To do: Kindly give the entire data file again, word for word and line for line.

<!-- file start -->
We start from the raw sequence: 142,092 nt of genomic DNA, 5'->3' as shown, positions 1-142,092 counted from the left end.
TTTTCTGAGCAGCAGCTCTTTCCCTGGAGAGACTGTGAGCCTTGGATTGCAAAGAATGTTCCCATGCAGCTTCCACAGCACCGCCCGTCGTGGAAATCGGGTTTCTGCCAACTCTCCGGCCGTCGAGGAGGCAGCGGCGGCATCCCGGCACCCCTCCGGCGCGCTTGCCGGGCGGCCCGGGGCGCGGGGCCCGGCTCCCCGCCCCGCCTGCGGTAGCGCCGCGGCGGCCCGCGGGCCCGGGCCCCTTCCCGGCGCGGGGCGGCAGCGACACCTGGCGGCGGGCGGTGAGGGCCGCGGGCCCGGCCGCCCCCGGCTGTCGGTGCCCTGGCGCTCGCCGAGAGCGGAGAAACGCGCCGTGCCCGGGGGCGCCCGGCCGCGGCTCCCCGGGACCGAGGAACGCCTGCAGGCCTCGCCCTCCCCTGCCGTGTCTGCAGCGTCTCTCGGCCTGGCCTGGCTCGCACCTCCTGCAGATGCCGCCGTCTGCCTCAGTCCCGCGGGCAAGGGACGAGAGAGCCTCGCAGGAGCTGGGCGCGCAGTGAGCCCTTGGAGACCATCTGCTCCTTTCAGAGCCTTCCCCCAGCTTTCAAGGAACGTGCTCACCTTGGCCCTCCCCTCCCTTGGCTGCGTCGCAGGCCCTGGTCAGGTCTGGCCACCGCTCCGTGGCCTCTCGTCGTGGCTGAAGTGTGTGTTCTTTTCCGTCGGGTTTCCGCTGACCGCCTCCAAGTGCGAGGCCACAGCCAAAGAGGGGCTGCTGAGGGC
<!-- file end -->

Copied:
We start from the raw sequence: 142,092 nt of genomic DNA, 5'->3' as shown, positions 1-142,092 counted from the left end.
TTTTCTGAGCAGCAGCTCTTTCCCTGGAGAGACTGTGAGCCTTGGATTGCAAAGAATGTTCCCATGCAGCTTCCACAGCACCGCCCGTCGTGGAAATCGGGTTTCTGCCAACTCTCCGGCCGTCGAGGAGGCAGCGGCGGCATCCCGGCACCCCTCCGGCGCGCTTGCCGGGCGGCCCGGGGCGCGGGGCCCGGCTCCCCGCCCCGCCTGCGGTAGCGCCGCGGCGGCCCGCGGGCCCGGGCCCCTTCCCGGCGCGGGGCGGCAGCGACACCTGGCGGCGGGCGGTGAGGGCCGCGGGCCCGGCCGCCCCCGGCTGTCGGTGCCCTGGCGCTCGCCGAGAGCGGAGAAACGCGCCGTGCCCGGGGGCGCCCGGCCGCGGCTCCCCGGGACCGAGGAACGCCTGCAGGCCTCGCCCTCCCCTGCCGTGTCTGCAGCGTCTCTCGGCCTGGCCTGGCTCGCACCTCCTGCAGATGCCGCCGTCTGCCTCAGTCCCGCGGGCAAGGGACGAGAGAGCCTCGCAGGAGCTGGGCGCGCAGTGAGCCCTTGGAGACCATCTGCTCCTTTCAGAGCCTTCCCCCAGCTTTCAAGGAACGTGCTCACCTTGGCCCTCCCCTCCCTTGGCTGCGTCGCAGGCCCTGGTCAGGTCTGGCCACCGCTCCGTGGCCTCTCGTCGTGGCTGAAGTGTGTGTTCTTTTCCGTCGGGTTTCCGCTGACCGCCTCCAAGTGCGAGGCCACAGCCAAAGAGGGGCTGCTGAGGGC